Open Broadcaster Software – Studio or OBS Studio is an extremely popular open-source program used for streaming to broadcast platforms and for local recording. WebRTC is the open-source real time video communications stack built into every modern browser and used by billions for their regular video communications needs. Somehow these two have not formally intersected […]
Search Results for: SFU
Explore the future of Real-Time Communications with WebrtcHacks as we delve into the use of WebCodecs and WebTransport as alternatives to WebRTC’s RTCPeerConnection. This comprehensive blog post features interviews with industry experts, a review of potential WebCodecs+WebTransport architecture, and a discussion on real-time media processing challenges. We also examine performance measurements, hardware encoder issues, and the practicality of these new technologies.
I interviewed mediasoup’s co-founder, Iñaki Baz Castillo, about how the project got started, what makes it different, their recent Rust support, and how he maintains a developer community there despite the project’s relative unapproachability. mediasoup was one of the second-generation Selective Forwarding Units (SFUs). This second generation emerged to incorporate different approaches or address different use cases a few years after the first generation of SFUs came to market. mediasoup was and is different. It is node.js-based, built as a library to be part of a serve app, and incorporated the Object-oriented approaches used by ORTC – the alternative spec to WebRTC at the time. Today, mediasoup is a popular SFU choice among skilled WebRTC developers. mediasoup’s low-level native means this skill is required.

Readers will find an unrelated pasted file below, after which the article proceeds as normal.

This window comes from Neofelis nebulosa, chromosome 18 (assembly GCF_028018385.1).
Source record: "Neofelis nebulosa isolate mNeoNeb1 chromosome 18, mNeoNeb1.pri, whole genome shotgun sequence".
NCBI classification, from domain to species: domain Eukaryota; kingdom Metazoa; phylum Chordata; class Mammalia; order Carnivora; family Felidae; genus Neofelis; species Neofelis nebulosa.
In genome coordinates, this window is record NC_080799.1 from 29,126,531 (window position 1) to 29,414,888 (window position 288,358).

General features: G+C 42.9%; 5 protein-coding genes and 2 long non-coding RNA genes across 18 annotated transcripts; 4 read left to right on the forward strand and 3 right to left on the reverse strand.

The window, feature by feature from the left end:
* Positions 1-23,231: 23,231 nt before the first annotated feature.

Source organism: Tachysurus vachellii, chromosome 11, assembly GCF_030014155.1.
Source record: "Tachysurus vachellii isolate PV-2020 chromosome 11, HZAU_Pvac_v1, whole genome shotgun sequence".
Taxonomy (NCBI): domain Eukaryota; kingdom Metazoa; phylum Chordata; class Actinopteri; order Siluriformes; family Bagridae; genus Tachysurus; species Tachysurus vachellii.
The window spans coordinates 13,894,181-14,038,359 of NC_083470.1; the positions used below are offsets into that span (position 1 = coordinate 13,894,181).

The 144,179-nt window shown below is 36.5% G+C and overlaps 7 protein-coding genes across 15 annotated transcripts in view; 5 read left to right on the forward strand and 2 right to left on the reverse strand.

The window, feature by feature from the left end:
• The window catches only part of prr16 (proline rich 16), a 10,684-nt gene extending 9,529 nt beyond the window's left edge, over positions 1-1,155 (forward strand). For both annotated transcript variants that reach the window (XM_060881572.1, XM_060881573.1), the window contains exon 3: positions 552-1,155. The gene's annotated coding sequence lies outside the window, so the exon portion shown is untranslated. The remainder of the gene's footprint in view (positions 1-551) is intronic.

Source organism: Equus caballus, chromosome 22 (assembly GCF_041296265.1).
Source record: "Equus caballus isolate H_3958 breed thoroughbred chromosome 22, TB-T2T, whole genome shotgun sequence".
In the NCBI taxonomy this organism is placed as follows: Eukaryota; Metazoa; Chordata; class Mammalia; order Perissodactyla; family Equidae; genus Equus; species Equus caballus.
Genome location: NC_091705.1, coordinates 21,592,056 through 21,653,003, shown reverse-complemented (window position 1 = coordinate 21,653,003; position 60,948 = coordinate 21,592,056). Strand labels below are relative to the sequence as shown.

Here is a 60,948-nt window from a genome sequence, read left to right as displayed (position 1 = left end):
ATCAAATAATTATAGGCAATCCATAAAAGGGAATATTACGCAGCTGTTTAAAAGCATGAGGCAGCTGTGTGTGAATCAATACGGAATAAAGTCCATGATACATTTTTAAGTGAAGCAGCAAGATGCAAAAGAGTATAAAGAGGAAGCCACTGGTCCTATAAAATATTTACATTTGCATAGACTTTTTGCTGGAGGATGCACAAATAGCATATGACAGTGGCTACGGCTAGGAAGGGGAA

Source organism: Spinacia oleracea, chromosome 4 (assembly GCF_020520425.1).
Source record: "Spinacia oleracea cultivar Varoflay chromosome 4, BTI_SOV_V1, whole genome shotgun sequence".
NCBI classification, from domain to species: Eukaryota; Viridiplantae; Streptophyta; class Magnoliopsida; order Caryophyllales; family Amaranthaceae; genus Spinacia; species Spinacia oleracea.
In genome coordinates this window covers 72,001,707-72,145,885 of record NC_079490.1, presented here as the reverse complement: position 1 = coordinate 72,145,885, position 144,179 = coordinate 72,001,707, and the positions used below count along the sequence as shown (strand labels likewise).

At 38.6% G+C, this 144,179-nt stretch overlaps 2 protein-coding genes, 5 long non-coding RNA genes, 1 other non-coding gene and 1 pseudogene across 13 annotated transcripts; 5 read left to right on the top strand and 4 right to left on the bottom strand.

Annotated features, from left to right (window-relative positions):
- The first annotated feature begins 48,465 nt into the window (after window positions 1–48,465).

WebRTC blackbox reverse engineering experts Gustavo and Fippo take a look at Cloudflare’s new WebRTC implementation, how Cloudflare uses the new WebRTC-based streaming standards WHIP and WHEP, and the bold pronouncement that they can be a replacement to open source solutions.
Balázs Kreith of the open-source WebRTC monitoring project, ObserveRTC shows how to calculate WebRTC latency – aka Round Trip Time (RTT) – in p2p scenarios and end-to-end across one or more with SFUs. WebRTC’s getStats provides relatively easy access to RTT values, bu using those values in a real-world environment for accurate results is more difficult. He provides a step-by-step guide using some simple Docke examples that compute end-to-end RTT with a single SFU and in cascaded SFU environments.